The functioning and operation of this modified second target 120 is essentially similar to that previously described, the difference being that to position or mount the socket connector 123, it is only necessary to place its cylindrical tube 124 over the ball joint 13 with the bottom peripheral end 126 resting on the support frame 16. Through appropriate dimensioning of the diameter of the tube 124, the structure will be maintained in an upright position and result in carrying of the guidance elements 121 and 122 in a horizontal plane during the course of maneuvering of the towing vehicle. Since these ball joints 13 are of standardized diametrical dimension, the tube 124 may be dimensioned in diameter so as to maintain the structure of this upright position.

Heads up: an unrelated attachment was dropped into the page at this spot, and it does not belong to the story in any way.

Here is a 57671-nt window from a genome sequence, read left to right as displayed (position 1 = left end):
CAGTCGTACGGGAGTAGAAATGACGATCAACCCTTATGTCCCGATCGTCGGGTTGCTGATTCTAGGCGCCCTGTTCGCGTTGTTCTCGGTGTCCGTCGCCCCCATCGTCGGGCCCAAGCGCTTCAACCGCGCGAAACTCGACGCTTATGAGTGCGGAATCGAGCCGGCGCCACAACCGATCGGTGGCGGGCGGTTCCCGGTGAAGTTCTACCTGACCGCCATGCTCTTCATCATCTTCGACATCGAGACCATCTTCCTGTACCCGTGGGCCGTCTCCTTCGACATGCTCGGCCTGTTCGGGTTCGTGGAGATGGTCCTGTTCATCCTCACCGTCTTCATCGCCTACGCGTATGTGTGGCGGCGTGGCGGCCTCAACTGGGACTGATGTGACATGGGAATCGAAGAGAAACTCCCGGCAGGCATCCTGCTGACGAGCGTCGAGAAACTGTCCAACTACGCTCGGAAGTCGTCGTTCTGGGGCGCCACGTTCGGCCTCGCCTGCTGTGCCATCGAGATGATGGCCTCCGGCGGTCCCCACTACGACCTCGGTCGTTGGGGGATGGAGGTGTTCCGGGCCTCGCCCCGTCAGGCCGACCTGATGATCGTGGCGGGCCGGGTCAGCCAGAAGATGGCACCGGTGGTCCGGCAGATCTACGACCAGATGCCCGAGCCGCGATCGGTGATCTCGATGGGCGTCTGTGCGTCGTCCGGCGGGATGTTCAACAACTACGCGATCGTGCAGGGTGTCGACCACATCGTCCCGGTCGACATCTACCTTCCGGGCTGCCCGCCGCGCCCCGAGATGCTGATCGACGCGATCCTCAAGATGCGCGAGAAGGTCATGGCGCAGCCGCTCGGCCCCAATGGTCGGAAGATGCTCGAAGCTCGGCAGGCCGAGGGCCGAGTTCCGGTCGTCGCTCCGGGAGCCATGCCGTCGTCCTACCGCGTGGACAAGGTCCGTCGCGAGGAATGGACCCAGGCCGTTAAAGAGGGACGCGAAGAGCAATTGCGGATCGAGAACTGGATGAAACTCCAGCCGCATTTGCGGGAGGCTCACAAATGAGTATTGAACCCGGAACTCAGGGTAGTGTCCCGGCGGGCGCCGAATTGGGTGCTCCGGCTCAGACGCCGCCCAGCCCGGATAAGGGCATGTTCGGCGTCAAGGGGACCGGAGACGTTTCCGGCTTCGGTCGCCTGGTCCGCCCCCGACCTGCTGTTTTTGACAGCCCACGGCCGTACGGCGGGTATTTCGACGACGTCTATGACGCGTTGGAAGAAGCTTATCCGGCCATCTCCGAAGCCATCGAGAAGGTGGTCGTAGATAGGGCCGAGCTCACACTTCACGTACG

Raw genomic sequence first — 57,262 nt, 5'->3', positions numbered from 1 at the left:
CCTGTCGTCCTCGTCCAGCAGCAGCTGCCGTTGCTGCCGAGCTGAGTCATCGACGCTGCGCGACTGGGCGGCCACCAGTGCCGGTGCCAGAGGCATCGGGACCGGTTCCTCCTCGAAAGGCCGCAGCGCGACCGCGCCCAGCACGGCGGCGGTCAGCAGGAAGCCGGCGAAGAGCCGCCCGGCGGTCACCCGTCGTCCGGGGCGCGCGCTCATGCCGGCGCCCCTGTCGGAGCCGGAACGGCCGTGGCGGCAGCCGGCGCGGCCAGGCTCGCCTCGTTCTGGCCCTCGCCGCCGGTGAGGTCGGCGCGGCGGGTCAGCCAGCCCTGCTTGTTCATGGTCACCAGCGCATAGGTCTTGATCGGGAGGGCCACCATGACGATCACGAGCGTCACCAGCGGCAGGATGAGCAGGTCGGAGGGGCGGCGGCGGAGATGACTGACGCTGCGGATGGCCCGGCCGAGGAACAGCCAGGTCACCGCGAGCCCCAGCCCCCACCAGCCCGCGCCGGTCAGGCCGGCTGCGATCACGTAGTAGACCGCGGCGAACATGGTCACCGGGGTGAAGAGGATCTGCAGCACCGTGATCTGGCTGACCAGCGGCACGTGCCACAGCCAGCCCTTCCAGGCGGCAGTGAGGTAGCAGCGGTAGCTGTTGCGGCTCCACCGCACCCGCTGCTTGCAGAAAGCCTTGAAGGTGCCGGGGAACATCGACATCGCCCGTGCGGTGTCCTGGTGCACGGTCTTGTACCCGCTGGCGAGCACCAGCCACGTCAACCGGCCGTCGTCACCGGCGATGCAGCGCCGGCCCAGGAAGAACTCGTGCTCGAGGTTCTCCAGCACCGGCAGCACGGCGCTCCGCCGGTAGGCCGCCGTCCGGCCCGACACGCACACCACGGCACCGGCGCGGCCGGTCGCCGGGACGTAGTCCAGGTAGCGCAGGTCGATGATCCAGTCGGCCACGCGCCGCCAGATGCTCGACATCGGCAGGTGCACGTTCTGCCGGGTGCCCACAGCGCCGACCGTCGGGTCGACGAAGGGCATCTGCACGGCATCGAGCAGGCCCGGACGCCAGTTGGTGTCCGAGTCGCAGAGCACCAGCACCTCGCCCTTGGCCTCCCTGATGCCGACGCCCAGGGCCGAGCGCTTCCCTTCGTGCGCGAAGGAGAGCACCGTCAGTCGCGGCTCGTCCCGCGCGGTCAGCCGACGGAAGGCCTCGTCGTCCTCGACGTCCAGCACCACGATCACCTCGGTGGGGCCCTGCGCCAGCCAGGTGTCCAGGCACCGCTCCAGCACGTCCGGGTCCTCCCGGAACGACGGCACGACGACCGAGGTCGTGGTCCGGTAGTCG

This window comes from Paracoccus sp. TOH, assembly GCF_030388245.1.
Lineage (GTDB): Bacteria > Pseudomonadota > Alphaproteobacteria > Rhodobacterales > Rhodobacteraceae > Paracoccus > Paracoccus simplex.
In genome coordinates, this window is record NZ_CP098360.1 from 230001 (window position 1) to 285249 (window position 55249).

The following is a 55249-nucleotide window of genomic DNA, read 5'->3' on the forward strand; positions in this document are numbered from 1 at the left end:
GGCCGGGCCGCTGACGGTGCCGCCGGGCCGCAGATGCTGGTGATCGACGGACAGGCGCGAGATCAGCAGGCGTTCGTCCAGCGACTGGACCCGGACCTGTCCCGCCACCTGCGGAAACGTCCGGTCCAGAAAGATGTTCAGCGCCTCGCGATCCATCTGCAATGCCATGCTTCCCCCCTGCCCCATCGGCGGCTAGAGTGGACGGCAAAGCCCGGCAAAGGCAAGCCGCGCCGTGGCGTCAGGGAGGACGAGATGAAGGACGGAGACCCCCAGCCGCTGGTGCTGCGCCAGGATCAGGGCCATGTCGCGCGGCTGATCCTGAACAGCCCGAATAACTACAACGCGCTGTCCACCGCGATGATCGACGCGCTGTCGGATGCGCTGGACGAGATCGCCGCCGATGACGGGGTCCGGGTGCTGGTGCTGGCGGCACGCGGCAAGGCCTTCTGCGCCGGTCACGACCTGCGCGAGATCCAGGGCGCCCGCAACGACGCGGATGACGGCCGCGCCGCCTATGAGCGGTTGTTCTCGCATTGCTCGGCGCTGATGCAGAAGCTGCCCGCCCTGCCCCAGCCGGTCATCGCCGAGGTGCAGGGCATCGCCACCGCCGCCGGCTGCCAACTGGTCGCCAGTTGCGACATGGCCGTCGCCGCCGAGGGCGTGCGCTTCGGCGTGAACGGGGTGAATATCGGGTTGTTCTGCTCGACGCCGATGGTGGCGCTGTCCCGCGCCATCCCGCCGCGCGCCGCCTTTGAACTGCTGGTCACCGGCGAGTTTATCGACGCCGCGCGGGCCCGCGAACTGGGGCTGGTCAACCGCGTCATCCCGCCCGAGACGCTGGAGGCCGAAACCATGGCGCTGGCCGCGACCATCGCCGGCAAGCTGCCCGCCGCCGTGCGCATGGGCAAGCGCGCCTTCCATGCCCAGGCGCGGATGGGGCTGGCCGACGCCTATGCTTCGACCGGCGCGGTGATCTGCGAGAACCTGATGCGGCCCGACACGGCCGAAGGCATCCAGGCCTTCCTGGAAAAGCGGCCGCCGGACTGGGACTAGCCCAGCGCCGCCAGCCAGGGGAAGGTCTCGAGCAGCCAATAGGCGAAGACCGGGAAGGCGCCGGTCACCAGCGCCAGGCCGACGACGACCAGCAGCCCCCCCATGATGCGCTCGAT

FIG. 21 illustrates a modification of the socket connector 123 as shown in FIGS. 20 and 19. In this modified structure, the socket connector 135 is formed with an elongated cylindrical tube 136 having an integrally formed, top endwall 137. The cylindrical tube 136 is formed from a material which is resiliently flexible and is mechanically secured to the guidance elements 121 and 122 by a pair of clamping plates 138 and 139 that are disposed at opposite sides of the endwall 137. The threaded bolt 128 and its associated locknut 129 are thus utilized in securing the tube into association with the guidance elements. In this structure, the tube 136 is formed with a diameter that is slightly less than a nominal diameter of the ball joint 13, and thus, when the tube is forced downwardly over the top of that ball joint, it will be distorted to a certain extent as is illustrated and effect a frictional interengagement with the ball joint. This results in the connector being effective in maintaining the second target in proper association with the ball joint for its utilization in assisting in alignment of the components of the hitch assembly.